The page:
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E-ssential Liability Partnership
Classic Liability Partnership
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E-ssential Liability Partnership

Comes with the essential digital documents


  • Full Trading Limited Company
  • Digital Memorandum & Articles of Association
  • Digital Certificate of Incorporation
  • Free business bank account referral (UK addresses only)

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Classic LLP Package Icon

Classic Liability Partnership

This popular option comes with digital and printed documents


  • LLP
  • Name of your choice
  • Printed Certificate of Incorporation
  • Certificate of Incorporation (electronic version)
  • Partnership Deed (electronic and printed)
  • Online Admin Portal
  • Free business bank account referral (UK addresses only)

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About Limited Liability Partnerships (LLPs)

Online Limited Liability Partnership registration

General notes | Benefits | Tax and Stamp duty issues | Management

The following information is designed to give you a better understanding of the nature and scope of a Limited Liability Partnership and to help you determine if it is the right business solution for you. Nothing on this website is intended to replace, or be construed as, legal advice, and if you have any doubts about the best business entity for your needs you are recommended to seek appropriate professional guidance.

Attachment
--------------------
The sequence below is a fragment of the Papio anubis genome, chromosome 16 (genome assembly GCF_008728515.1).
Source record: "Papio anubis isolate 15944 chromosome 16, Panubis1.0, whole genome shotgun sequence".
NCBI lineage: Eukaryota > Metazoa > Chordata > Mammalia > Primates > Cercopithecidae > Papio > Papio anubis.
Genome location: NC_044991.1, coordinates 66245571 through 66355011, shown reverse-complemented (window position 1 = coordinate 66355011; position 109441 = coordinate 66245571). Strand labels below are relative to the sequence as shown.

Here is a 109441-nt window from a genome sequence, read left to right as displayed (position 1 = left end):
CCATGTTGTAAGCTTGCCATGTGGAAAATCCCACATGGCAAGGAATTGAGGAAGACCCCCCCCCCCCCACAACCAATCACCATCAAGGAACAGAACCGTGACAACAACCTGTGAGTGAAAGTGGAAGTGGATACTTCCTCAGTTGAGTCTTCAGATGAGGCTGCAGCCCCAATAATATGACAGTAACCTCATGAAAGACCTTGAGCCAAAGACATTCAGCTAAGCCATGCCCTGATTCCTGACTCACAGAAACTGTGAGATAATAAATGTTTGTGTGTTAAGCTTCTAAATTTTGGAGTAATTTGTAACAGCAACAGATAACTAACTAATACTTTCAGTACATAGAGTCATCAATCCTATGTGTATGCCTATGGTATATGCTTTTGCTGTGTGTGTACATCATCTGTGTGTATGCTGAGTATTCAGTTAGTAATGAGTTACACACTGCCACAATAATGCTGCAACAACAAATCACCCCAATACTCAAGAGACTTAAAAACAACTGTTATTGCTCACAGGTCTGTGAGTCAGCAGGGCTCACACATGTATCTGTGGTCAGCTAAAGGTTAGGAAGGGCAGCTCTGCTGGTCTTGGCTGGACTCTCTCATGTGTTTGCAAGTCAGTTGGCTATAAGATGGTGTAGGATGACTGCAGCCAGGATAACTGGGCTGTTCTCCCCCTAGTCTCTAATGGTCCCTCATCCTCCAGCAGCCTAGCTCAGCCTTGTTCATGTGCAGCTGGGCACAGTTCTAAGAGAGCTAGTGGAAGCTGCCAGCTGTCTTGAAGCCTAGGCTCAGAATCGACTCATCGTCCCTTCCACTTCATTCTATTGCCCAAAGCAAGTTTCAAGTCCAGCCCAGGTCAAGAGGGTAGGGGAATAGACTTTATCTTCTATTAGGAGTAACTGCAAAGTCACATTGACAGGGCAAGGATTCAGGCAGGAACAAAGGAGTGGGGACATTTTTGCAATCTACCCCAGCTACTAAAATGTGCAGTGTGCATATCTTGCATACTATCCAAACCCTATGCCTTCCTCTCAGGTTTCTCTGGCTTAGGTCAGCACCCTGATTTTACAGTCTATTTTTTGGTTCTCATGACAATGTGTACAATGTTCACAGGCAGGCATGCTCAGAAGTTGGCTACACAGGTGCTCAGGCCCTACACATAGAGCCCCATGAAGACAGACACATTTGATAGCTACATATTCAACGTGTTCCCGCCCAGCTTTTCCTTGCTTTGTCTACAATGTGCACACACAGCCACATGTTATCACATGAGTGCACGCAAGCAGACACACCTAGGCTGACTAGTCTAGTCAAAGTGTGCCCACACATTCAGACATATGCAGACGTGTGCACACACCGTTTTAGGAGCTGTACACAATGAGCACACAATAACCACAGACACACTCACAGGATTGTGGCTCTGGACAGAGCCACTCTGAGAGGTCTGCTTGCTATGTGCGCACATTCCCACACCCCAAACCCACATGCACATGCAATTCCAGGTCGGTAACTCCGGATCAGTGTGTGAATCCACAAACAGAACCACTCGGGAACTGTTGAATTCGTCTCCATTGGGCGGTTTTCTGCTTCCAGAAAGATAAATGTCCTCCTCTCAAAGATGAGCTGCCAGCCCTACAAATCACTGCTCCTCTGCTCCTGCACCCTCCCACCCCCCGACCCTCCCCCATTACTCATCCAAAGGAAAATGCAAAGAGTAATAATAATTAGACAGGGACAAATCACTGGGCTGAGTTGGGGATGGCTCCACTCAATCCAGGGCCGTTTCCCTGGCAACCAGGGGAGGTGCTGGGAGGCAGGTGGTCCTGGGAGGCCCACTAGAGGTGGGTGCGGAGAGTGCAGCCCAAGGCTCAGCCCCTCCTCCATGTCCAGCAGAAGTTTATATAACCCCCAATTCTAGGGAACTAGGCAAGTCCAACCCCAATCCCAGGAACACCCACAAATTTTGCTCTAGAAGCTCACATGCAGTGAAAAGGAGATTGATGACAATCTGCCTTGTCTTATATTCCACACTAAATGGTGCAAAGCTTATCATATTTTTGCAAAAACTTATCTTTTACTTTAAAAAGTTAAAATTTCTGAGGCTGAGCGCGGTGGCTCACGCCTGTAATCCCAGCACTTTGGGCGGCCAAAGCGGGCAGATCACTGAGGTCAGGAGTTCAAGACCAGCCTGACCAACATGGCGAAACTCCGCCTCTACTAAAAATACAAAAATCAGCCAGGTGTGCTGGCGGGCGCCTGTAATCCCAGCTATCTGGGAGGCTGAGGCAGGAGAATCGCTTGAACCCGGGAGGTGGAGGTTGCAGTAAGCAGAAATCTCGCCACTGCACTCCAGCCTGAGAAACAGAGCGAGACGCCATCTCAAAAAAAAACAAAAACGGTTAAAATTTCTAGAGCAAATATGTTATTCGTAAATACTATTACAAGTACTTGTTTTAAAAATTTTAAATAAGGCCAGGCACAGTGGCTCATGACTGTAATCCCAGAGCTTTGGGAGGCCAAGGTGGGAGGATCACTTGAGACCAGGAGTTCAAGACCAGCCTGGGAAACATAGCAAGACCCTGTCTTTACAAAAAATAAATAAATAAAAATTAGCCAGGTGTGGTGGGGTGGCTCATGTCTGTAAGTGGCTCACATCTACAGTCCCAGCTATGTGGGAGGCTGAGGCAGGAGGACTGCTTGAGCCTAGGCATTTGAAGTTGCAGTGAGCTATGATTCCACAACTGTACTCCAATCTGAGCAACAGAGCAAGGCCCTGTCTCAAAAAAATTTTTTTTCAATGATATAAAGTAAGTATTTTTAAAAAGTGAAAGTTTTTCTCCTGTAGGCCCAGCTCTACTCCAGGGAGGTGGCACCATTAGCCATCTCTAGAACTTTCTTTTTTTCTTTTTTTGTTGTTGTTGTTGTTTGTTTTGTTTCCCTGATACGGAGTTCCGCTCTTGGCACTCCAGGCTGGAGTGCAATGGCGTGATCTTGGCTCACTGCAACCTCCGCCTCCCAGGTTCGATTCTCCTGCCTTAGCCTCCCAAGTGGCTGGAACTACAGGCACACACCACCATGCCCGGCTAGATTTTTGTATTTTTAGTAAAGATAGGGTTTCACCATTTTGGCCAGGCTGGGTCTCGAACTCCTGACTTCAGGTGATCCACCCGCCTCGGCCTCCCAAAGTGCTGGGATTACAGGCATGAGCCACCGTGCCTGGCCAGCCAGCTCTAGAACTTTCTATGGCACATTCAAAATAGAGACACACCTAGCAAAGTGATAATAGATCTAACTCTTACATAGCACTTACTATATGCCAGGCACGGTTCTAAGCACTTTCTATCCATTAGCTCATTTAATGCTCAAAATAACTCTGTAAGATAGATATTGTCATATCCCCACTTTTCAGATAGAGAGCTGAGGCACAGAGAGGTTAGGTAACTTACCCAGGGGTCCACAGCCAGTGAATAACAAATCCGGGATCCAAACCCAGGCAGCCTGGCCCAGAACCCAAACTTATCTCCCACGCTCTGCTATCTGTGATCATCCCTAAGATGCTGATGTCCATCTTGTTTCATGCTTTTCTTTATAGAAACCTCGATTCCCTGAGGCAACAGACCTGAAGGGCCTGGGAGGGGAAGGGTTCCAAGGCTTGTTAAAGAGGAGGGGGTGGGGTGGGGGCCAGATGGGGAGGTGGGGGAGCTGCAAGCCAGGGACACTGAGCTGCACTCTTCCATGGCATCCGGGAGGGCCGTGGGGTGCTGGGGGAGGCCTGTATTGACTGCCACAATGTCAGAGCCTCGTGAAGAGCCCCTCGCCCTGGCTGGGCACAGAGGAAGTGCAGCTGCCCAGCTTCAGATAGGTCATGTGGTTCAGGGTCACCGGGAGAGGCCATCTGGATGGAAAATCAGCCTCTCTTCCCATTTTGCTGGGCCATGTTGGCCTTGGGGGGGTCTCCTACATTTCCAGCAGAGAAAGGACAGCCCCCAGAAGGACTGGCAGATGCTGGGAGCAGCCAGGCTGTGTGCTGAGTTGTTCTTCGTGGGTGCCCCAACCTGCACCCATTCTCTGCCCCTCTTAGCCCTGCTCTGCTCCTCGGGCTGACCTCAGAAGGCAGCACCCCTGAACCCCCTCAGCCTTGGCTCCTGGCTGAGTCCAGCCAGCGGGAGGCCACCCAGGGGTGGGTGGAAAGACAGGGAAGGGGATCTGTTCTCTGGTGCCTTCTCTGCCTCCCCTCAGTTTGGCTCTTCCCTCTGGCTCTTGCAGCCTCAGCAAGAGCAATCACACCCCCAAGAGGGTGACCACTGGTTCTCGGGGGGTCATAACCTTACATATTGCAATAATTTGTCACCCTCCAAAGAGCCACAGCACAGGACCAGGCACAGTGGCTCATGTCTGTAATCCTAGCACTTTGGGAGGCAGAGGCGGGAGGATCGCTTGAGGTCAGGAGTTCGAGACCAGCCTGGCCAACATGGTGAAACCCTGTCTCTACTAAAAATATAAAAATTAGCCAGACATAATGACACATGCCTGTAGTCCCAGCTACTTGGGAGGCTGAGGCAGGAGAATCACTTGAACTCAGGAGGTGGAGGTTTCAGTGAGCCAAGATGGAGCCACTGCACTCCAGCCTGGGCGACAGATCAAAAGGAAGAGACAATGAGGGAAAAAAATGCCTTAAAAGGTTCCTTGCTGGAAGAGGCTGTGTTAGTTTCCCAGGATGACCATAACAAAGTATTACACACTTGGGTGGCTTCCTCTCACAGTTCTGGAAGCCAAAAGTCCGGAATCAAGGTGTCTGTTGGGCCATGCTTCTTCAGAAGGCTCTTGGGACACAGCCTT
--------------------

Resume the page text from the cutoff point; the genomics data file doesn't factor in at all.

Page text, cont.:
Limited Liability Partnerships are available to any 'two or more persons associated for carrying on a lawful business with a view to profit' by incorporation with the Registrar of Companies.

General notes

Limited Liability Partnerships are the latest business vehicle and were introduced on 6 April 2001 after The Limited Liability Partnerships Act 2000 received Royal Assent on 20 July 2000. As a business structure the LLP combines features of both limited liability companies and traditional partnerships, in that they offer the limited liability protection available to limited company shareholders but with the flexible nature and tax structure available to partnerships.

Originally Limited Liability Partnerships were envisaged to be utilised by the traditional professional partnerships such as solicitors, accountants or architects who have been prohibited by their professional bodies from incorporating as limited companies.

Rather like forming a limited company, an LLP is formed by filing the appropriate forms with Companies House. On receipt of these the Registrar of Companies will issue a Certificate of Incorporation. The proposed name of the LLP must first be checked at Companies House before incorporation to ensure that the name has not already been taken by another LLP or company. Companies House operate on a ‘first come, first served’ basis so, once you have checked your proposed name it is your own interests to place your order and submit your application for filing as soon as possible.

It is also recommended both for business and practical reasons to have an agreement to establish the rights, responsibilities and duties of the partners to each other and outline how the business will be run as there are not many provisions contained within the Act governing these relationships.